The policeman made phone calls, then asked Elspeth to go back to the beginning and tell him everything again. When she described the tea-tree tunnel, he looked annoyed and frowned.
Elspeth’s mother stood with crossed arms in the doorway and a face full of spite. The twins half hid behind her in their matching dressing gowns. Only Billy was fully in the room with her. Billy kept his face blank, but when the policeman asked Elspeth something for the third time, he got up and fetched her a glass of water.
‘Why didn’t you tell us about the body straight away?’
‘I was scared.’
Elspeth couldn’t say, everybody knew I hated Simon. She made herself not look at Billy.
‘I’m sorry,’ she said.
The phone rang in the hallway. When their mother came back from answering it, there were red lines along her cheekbones and her eyes looked as though they’d been polished.
The policeman closed his notebook, frowned again and said, ‘That’ll be all for now, young Miss.’
For the rest of that night, Elspeth felt detached from what was going on, from whether the policeman had believed her, and the fact that her mother shut herself in her room and did not come again.
There was a soft knock on her door; Elspeth knew that it was Billy. She rolled over in her narrow bed and squeezed her eyes shut.
In the silence of the house after Billy gave up and went away, between the wood and plaster of its walls, Elspeth returned to her holes and tunnels in the tea-tree, crouching there, cold and hungry and afraid to move. She tried to summon Harry Tregear as a comfort, and went over her discoveries in the museum. Harry had been sentenced and convicted for stealing a rabbit, though he was only nine.
Elspeth felt exhausted, yet afraid to sleep.
The fear didn’t leave her after she got up next morning and went off to school. The past could not be relied on, and she didn’t see how she could prevent herself from repeating her mistakes.
Over the next few days, Elspeth saw quite a lot of the police. She stepped warily around her mother, and was careful not to say anything to set her off.
For a short while, at school, she found herself a heroine, especially among kids like herself, who’d been bullied by Simon. They knew about child molesters. They’d had it all drummed into them. But Simon had seemed indestructible.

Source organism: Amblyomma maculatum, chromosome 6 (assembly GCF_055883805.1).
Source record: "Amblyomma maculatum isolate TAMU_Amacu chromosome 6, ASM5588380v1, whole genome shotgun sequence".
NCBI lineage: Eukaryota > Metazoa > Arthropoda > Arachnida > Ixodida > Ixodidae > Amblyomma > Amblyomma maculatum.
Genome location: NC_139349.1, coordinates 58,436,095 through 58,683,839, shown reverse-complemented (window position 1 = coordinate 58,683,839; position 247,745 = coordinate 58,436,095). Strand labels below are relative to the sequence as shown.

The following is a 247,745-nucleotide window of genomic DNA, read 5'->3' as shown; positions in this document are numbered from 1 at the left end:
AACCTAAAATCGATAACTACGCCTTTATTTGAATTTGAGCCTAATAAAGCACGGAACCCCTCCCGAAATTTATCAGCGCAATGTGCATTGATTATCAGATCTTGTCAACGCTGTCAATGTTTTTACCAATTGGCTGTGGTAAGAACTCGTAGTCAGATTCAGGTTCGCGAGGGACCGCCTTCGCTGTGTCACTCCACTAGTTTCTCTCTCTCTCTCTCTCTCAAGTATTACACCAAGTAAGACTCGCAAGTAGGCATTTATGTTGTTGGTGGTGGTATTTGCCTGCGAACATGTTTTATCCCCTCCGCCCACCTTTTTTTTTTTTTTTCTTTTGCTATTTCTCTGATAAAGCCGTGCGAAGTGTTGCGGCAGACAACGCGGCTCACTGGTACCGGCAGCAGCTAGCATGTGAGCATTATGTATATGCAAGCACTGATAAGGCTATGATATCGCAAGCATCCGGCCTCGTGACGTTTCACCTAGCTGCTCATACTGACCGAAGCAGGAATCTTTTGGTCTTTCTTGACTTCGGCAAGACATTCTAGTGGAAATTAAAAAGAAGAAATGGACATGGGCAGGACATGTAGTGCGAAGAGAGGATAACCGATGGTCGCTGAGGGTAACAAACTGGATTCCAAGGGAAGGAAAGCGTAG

They were sober, the children, Elspeth and Billy too, when they heard the driver of the mini van had been arrested. Their small sisters, though conversant with Simon’s cruelty, as well as the dangers of talking to strangers, were content to leave it there, that a menace had been lifted. This relief that the tyrant was dead - none of them dared speak about it to grown-ups - kept the children close, and closely gathered around Elspeth, who was touched by the magic of deliverance. She had run away and then come back. She had had the presence of mind to recall the colours of a rug.
Though Elspeth did not turn away from the attentions of the other children, she did not encourage them.
Billy cornered her in the backyard one afternoon, knowing, with the instinct he had for an advantage, that Elspeth was scared to hide under the fig tree. She was crouched down in the open by the fence.
Billy squatted beside his sister, near enough to touch.
‘What did he look like?’
Elspeth moved away and scratched in the dirt with a stick.
She said without turning round, ‘Did you ever want to kill him?’
Elspeth thought again about how Simon had left Billy alone. ‘What’s Mum doing?’ she asked.
Billy was relaxed. Her questions hadn’t bothered him. Brother and sister sat in a silence which gradually lost its threat.
Finally, Billy said, ‘I wouldn’t have done it.’
‘Picked up the rug and looked.’
Elspeth wanted to ask her brother how he knew what he would, or would not have done. But she understood, even as she began to form the question, that Billy would not have been the least bit bothered by the wedding party; he would not have needed to go and sit by himself near the gun emplacement. The whole chain of events which followed would never have happened to him.
It seemed pointless to say any of this. Elspeth thought of things growing in dark places where she couldn’t see, but where torchlight might pick out her form. She thought of roots grown huge in torchlight, whose sole purpose was to trip her up. It made her sick to think how she’d once played in the bunker, running up and down the filthy steps, how she’d been deaf to the twins calling out to her to come back. She heard their shrieks behind her, then ahead, then knew the shrieks were real, and coming from the house.
Elspeth sighed and wondered for the millionth time why it fell to her to break up her sisters’ fights, when Billy was much better at it.
He confounded her by jumping to his feet in one smooth movement, saying, ‘I’ll go.’
Elspeth looked at her brother with surprise, then sat back and crossed her legs.
After a while, Billy came back to the fence. He didn’t say what he’d done to shut the twins up, and Elspeth didn’t ask. They watched the kitchen light come on behind closed curtains.
‘Dad’s not coming back,’ Elspeth said.
‘How do you know?’
‘I just do.’
Billy was looking at her oddly, not in a Billy way at all. Elspeth realised that this was because he couldn’t dismiss her opinions as easily as he had before.
When he repeated his question, Elspeth said, ‘Mum knows.’
She waited for the words to sink into her own brain as well as Billy’s, who’d never had to think about what it meant to be replaced. And indeed, he might not be. If her father kept in touch with any of them, it would be his son.
‘Why doesn’t she tell us?’
‘She’s scared to.’
‘I’ll find out where Dad is,’ Billy said. ‘I’ll go and bring him home.’
Elspeth would have liked to say, ‘I’ll come too’, but she didn’t. She thought that Billy would have to make his own mistakes.
The two children stood up. Elspeth went to their mother, while Billy waited for a moment then followed her indoors.